4. http://www.modsquadhockey.com/forums/index.php?/files/file/155-2013-bauer-hockey-catalogue/ Skates - This year, Vapor gets the update; flagship skate is the Vapor APX2. The major changes boot-wise are the lacing system - instead of plastic layered in between materials and then grommeted with metal eyelets, it is a solid pre-cut piece, made of the same plastic that is used in holders. The premise behind it is that it will maximize energy as well as provide stability to the boot. Also, no need to worry about rusting eyelets; there aren't any. The holes are D-shaped, which help maintain flat laces. The tongue is also new for 2013; it is a 3-piece tongue; thicker felt on top, but thinner on the foot for a better fit. The X 100 skate is essentially the same spec as the Vapor APX from last year, and the X 90 replaces the 7.0. Supreme and Nexus remain unchanged for 2013. The other big advance in this category is the Tuuk Lightspeed EDGE holder. The holder height has been bumped up 3mm in both towers for a greater attack angle; you are able to turn tighter because the ability to get lower on your turns has been increased. But what is arguably its greatest feature is the blade attachment mechanism; it employs a trigger which is recessed in the last hole in the holder bridge. Pull the trigger and the runner is released; when you put the steel back in, it snaps back in and locks the trigger. It's a great system for those who keep sets of replacement steel and rotate them; very convenient. Bauer will be telling this story on all of their skate boxes as well as an education on optimal skate hollows; in a collaboration with Blackstone Sports, they will list optimal FBV and ROH hollows for your body weight and ice conditions. The Lightspeed EDGE will be available on all Vapor skates from APX2 to X 60 (which is the 3rd skate in the line, going up from the entry level X 40) as well as aftermarket, in all runner options (Fusion/LS2/LS3.) Sticks - Nothing new now; sticks change in October 2013. Helmets and Facial - RE-AKT remains unchanged for 2013. The IMS 11.0 is what is replacing the Cascade M11 Pro; the biggest advance in the helmet is that they are backing up the Seven technology (more on that later) with PoronXRD in key areas. It still keeps the same adjustment system as the M11 Pro. Another key feature is that the Poron and the foam liner in the helmet will be perforated for airflow; which was my biggest issue when I was using the M11 Pro. MSRP $159, available June 15, made in Liverpool, NY, along with all of the different colorways. The IMS 9.0 is the same shell as the RE-AKT (other than that it now has a spring-loaded occipital lock system instead of the tab that is on the RE-AKT,) however, the internals are different. It has their Vertex foam, but doesn't have the Suspend-Tech liner that is found on the RE-AKT. It has a thin layer of VN on top of the Vertex, so at first glance, if you were to flip the helmet around and look into it, it'd look like a VN helmet. It is essentially what a pro VN RE-AKT would look like, if it existed. One point that has to be made is that every NHLer you saw wearing a RE-AKT was wearing the off-the-shelf version. So, now, they have an option if they like that fit/VN feel and don't want the Suspend-Tech, and so do you. MSRP $139, available April 15. The IMS 7.0 is the M11 helmet, however, with the redesigned Seven Technology. Seven tested really well for high-impact, however, not as good on the low-impact side, as the majority of hockey hits are exactly that. The solution was to soften the coils so that they compress easier. MSRP $119, available June 15, made in Liverpool, NY, along with all of the different colorways. 9900 will still be offered in the line through 2013. Facial remains unchanged, but one product has (finally) been tweaked, and that is the Concept2. It is now known as the Concept3; enhanced vision and airflow; vents have been made bigger, and now it comes with a double-coat of anti-scratch material in addition to anti-fog. Even comes with a helmet bag. Gloves - The big change for gloves is the Supreme line; inspired by what the Rangers do to their gloves, the main feature of the Supreme TotalONE NXG is the addition of PoronXRD to the pad that sits on your hand in the glove. It will be lined, however. This addition makes it 23% more protective than the previous TotalONE glove. Single-layer nash palm with three PU patches in key areas for wear. MSRP $179. Followed by the ONE.8/6/4. Continuing with the whole family thing, the Supreme 4-Roll is now a Nexus - the Nexus 1000 has dual density EPP in the rolls, equating to 15% more protection than the previous 4-roll. 3-piece thumb, nash palm with a black nash overlay, airmesh gussets. MSRP $169. The Nexus 800 is identical to the 4-Roll, so no worries for those who like that style glove. Vapor line remains for 2013. Protective - Supreme, Vapor and Nexus are now three complete families with three distinct fit profiles; Supreme is an anatomical fit, Vapor a tapered and Nexus is a traditional fit, if you will. The new TotalONE pant system is comprised of two parts; the inner girdle still has the mobility and adjustment aspects of a standard wrap girdle, however, has their Vent Armor in the hip and kidney areas. It is fastened to the shell using a patented system that has strong Velcro tabs; one in the back and two on the sides. Now, the outer shell has stretch/wear zones and padding in the kidney and thigh areas, just like what NHL EQMs (and me) have been doing. NXG comes in at $149, only sold in combos, however, the shell will be sold separately if you need to change colors. The ONE.8 version comes in at $119, and will offer a custom program for team sales. Nexus inherits the Supreme pant line from years past - small tweak by adding EPP in the kidney area. Also, the standard pant shell offering has been modified to fit over pants, not girdles. Vapor line remains for 2013. The latest retail trend is for the NHL-spec 1/2" foam shoulder caps to trickle down to retail, which is a good thing. Bauer is taking a different approach to it; what they did was to add two densities of Vent Armor foam (a layer of plastic is sandwiched between to keep the cap shape); the softer foam will be on the top of the cap, and the denser foam will be on the inside of the cap, all the while maintaining the same thickness of previous Bauer shoulder caps. That's the premise behind the NXG shoulder pad, also, the rear of the shoulder pad (areas where a player would get cross-checked) has been improved, trickling down to the ONE.6 pad. New tooling on the elbow pads - there is a groove along the middle of the pad so that it fits closer to the elbow. On the NXG, the part that touches the elbow is PoronXRD, followed by a mid-density foam, then the shell, and then a softer cap on top of the shell. On the shin, PoronXRD in the kneecap as well. These areas are uncovered; the thought is that most players use baselayers nowadays, and since elbow/shin pads fit closer to the body, it won't shift and adds a more comfortable feel. Release date is April 15 on protective.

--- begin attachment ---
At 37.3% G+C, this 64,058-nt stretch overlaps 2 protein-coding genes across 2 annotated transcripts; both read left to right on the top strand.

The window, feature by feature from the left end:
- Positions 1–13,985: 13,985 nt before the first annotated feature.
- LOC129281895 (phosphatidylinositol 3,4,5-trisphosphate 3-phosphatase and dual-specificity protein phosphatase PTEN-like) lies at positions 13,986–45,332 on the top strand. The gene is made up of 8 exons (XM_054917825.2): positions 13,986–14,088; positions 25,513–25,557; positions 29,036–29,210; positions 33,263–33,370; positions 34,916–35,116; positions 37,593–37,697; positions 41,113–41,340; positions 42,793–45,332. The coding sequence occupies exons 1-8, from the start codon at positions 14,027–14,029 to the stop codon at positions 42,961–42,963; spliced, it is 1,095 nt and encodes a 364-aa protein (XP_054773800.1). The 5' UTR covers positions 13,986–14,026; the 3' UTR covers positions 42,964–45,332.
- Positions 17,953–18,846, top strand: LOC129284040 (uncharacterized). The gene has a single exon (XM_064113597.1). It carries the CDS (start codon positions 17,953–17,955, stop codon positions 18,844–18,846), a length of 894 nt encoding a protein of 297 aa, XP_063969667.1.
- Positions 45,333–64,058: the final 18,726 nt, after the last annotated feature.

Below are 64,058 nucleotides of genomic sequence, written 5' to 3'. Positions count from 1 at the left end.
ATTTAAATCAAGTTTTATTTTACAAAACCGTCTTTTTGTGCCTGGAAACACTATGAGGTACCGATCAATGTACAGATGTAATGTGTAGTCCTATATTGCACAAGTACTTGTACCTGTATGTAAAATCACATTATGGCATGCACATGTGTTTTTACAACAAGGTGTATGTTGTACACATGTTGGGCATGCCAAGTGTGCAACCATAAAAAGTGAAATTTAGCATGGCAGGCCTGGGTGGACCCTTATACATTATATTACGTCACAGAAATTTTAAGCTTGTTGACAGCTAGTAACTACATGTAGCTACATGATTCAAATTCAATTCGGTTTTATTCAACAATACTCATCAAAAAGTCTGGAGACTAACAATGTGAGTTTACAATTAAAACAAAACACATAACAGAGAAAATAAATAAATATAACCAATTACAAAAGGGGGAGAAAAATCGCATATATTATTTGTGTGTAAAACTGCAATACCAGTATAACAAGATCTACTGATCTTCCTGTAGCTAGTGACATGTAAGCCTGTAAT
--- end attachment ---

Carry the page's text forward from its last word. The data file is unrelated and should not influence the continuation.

5. Foot spec - Wide forefoot, wide heel, small arch Last skate worn - Bauer Supreme TotalONE NXG Size - 10.5D Length of review - since August 2012 The Bauer Nexus line debuted in 2012, replacing the Flexlite (as a third skate for Bauer) line. The direction of the line was to offer a skate that would be more traditional in terms of technology, as well as an emphasis on comfort. The Nexus 1000 line is a standalone fit; the 800 on down fit more like the Flexlite did. Fit/Break-in - The Nexus 1000 is built on an oversize last; a D will actually be a true-to-last EE. The boot is pretty much straight-walled; the forefoot tends to be similar to a Vapor EE (albeit with a roomier toecap) however, the boot has a deeper fit and a relaxed lacing pattern, which ends to a wider heel. The skate fit me decently in this aspect; just a tad bit wider than what I've been using in the past few years. The instep was a little bit higher as well. Skate feels extremely supple inside; harkens back to how mid-90s Supreme skates used to feel, with the tan Clarino and plush padding. I baked them once; had a little bit of issues with the right skate, which was because I was overtightening them while lacing. Once I figured out the optimal lacing, my problems were minimal. The only glaring issue I had (and when I write these things, I try to put it in a global context; what may not work for me may work for you) was the tongue. It's a 52oz felt with a lace-bite guard. It had been years since I skated with a felt tongue, and quite frankly, I prefer a molded one nowadays. There were times in which I was fighting it; they would twist on me while I skated. I went ahead and flopped them, but since I was lacing them up fully, the break was before the metatarsal guard. I got to use them about 5 times after I did, and while it improved it slightly, it wasn't something I was fully able to solve. Break-in process went extremely well; it has been one, if not the quickest skates for me to break-in. 8.5/10 (deducted 1 point due to tongue) Performance - As I stated earlier; the line was geared towards those who prefer a traditional boot and put an emphasis on comfort over performance. You don't get the added perks that the Supreme and Vapor offer in terms of their quarter packages, however, you're not exactly getting a circa 1994 boot here. Not once did I feel limited by the skate in any way. One of my main concerns going in was the stiffness - I had said that in the Initial Thoughts thread as well as the LTR - but that thought was eviscerated once I hit the ice. It was plenty supportive on the foot, as well as giving me a bit of forgiveness in the ankle area, which is always a good thing. Don't get it twisted - this is a pro-level boot. 8.75/10 Blade/Holder - The skate comes with a LS2 holder and LS Fusion steel. Halfway throughout the review, I picked up a Step BlackSteel project to review, which has no bearing on this review, so I'll use my standard LS2 score from previous reviews. 9/10 Weight- The skate was not designed to be the skate for the gram-counters out there, however, it is surprisingly light; much lighter than skates in its class/spec. 8.5/10 Protection - When I do reviews for helmets, I mention I'm not a crash-test dummy. The same concept applies for my skate protection; if I'm by my defensive zone hash mark and it's not because I'm lining up for a faceoff, something wrong has happened. I don't get in front of shots. However, the Nexus 1000 does have a bit of padding to it; the internals consist of high-density foam with additional reinforcements. The outer quarter package is Tech Mesh, which was used on top-end non-Curv Vapors (X 7.0, X:60, XXXX, XXX, XX) so it should stand up to rigorous play. 9/10 Durability - I haven't had any issues with anything on the skate; the boots are well-made, no stitching issues, no major gouges, and the wear properties of the Clarino liner have always been strong. 10/10 Conclusion - All in all, it was a pleasant experience reviewing these skates. They've visually appealing, they perform well, and they fill a void in Bauer's lineup. You still see those guys out there with their older Supremes, Tacks or Grafs, and simply refuse to adapt to the technology-driven boots of today. With these, they can be with the times however still maintain the comfort level they are used to. While I like to be on the bleeding-edge of technology personally, these skates certainly didn't hold me back, and should meet your needs for a workhorse skate. Overall - 53.75/60 = 89% Shout-Outs - Once again, must thank Keith Duffy, who is the Sr. Skate Product Manager at Bauer Hockey, for supplying me with a pair. As with every manufacturer, I've always had an excellent rapport with Bauer and our discussions and feedback I have provided to them has been warmly received. Please address any questions you may have in my Initial Thoughts thread. Also, if you want to track the progress here is the Long-Term Review on the skate. It will still be updated to reflect any change on the product.